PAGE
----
By Abdul Basit
Pakistan’s former Prime Minister Imran Khan paid an official visit to Russia from the 23-24 of February this year. On the same day he was meeting President Putin in the Kremlin, Russian troops invaded Ukraine.
In the backdrop of rising tensions between Russia and Ukraine/NATO, and the intelligence gathered by the CIA about the imminence of the Russian invasion, Khan was conveyed messages from both Washington DC and London to postpone his visit. He refused to oblige as nothing could be said with certainty at that point in time. Since the visit was being planned weeks, if not months ahead, Pakistan did not want to be seen as siding with any side by deferring or cancelling an official visit.
Diplomatically speaking, Putin could have postponed the invasion in deference to the visit of the Pakistani premier, but he went ahead with the invasion as planned, creating avoidable embarrassment for Pakistan and its Prime Minister.
Khan was impugned not only by many Western countries for his “ill-timed visit” but also by the opposition in Pakistan. He continued to defend his decision however, saying that if he had known about the date of the invasion, he would have considered postponing the visit.
It goes without saying that Pakistan has always opposed aggression against a sovereign country. This was made clear by subsequent statements by Islamabad. However, now in opposition, Imran Khan is insisting he was removed from power because he refused to buckle under US pressure. In short, he says he was punished for pursuing “an independent foreign policy” and according to him, for agreeing to get oil and wheat from Russia at discounted prices.
Be that as it may, Pakistan-Russia relations have been moving rather glacially. While Pakistan, after the collapse of the erstwhile Soviet Union, has been very keen to inject more and more substance into bilateral relations, Moscow has always been very cautious lest it end up offending India. So much so that President Putin has still not visited Pakistan. Even though he was scheduled to visit Islamabad in October 2012, the visit was cancelled at the eleventh hour. Instead, Putin sent his foreign minister on a day trip to keep Pakistan in good humor.
The only summit level visit that has so far taken place from Moscow to Islamabad was by Prime Minster Mikhail Fradkov in 2007. While the two countries also established the Inter-Governmental Commission on Trade and Economic Cooperation and other relevant forums, overall bilateral relations could not gather much-needed momentum. For instance, trade between the two countries remains at around $500 million.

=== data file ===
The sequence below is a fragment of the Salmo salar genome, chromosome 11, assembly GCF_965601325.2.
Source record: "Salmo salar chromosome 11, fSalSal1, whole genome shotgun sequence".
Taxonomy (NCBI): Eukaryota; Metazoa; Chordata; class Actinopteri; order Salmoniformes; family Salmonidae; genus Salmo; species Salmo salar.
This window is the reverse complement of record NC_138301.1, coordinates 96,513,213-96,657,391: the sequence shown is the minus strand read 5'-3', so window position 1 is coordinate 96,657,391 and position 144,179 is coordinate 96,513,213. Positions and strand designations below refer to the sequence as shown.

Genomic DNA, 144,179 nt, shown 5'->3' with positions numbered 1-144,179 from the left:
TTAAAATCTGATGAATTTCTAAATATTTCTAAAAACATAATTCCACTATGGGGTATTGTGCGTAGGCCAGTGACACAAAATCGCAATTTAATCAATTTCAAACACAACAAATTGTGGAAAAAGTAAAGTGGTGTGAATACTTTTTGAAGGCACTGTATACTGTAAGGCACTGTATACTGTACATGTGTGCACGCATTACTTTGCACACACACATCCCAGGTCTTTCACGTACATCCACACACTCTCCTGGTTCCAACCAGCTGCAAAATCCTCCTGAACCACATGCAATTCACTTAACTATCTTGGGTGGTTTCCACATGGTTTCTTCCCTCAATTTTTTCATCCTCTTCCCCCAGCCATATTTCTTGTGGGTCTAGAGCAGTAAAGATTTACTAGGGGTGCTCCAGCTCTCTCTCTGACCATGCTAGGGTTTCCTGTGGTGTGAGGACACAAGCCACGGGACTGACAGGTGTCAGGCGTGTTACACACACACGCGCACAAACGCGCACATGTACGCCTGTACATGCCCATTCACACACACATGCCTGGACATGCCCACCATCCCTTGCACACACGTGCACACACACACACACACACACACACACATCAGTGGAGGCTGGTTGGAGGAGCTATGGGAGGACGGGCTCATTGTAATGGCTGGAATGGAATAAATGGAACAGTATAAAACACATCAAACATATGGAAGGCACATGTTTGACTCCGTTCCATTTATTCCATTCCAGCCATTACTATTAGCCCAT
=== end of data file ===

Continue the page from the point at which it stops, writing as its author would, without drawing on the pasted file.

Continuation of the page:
In the wake of 9/11 and the US/NATO action in Afghanistan, the two countries found counterterrorism and Afghanistan common grounds to cooperate on. The biggest gesture by Moscow was to supply 4 combat helicopters (MI-35) to Pakistan which obviously did not go down well with New Delhi despite Moscow’s explanation that the helicopters were to help Pakistan fight terrorism and could not be used against any other country. Another big step was to have yearly joint military exercises under the name “friendship” in 2016. Russia also finally lifted its demurral and Pakistan, along with India, became a member of the Shanghai Cooperation Organization (SCO) in 2017.
Russia agreed to build an 1,100 km Pakistan Stream Gas Pipeline from Karachi to Kasur but the work could never actually begin. Similarly, Russia evinced interest in revamping and upgrading Karachi Steel Mills which was built in the 1970s with Soviet assistance. In this case too, work could never start.
Now that Russia is under multiple unilateral Western sanctions, prospects for Pakistan-Russia relations do not seem to be very encouraging. Though Pakistan abstained, along with China, India et al, on anti-Russia resolutions at the United Nations General Assembly and Human Rights Council, Pakistan’s economic dependence on the West leaves little space for it to have substantive bilateral engagement with Russia.
In all likelihood, bilateral interaction will remain at a bare minimum in the foreseeable future. Pakistan is currently trying to repair its damaged relations with the US to get its economy back on rails. It can ill-afford to take any step vis-à-vis Russia that triggers The Countering American Adversaries Through Sanctions Act (CAATSA).
Much has been upended by the Russian invasion of Ukraine and it will take years to bring normalcy to diplomacy at all levels. Even if the invasion ends and a modus vivendi is reached, Pakistan will be keen to see whether Russia is ready to de-hyphenate its relations with Pakistan from India. In fact, some in Pakistan argue that Moscow has been using its variegated interaction with Islamabad to keep New Delhi under some pressure in the context of the growing US-India strategic partnership.
When all is said and done, there are constraints on both sides. Pakistan-Russia relations are unlikely to proceed apace. As we know, paradigms do not shift easily in international relations.
(Abdul Basit is DG, Islamabad Centre for Regional Studies. He was previously Pakistan ambassador to Germany and Pakistan High Commissioner for India.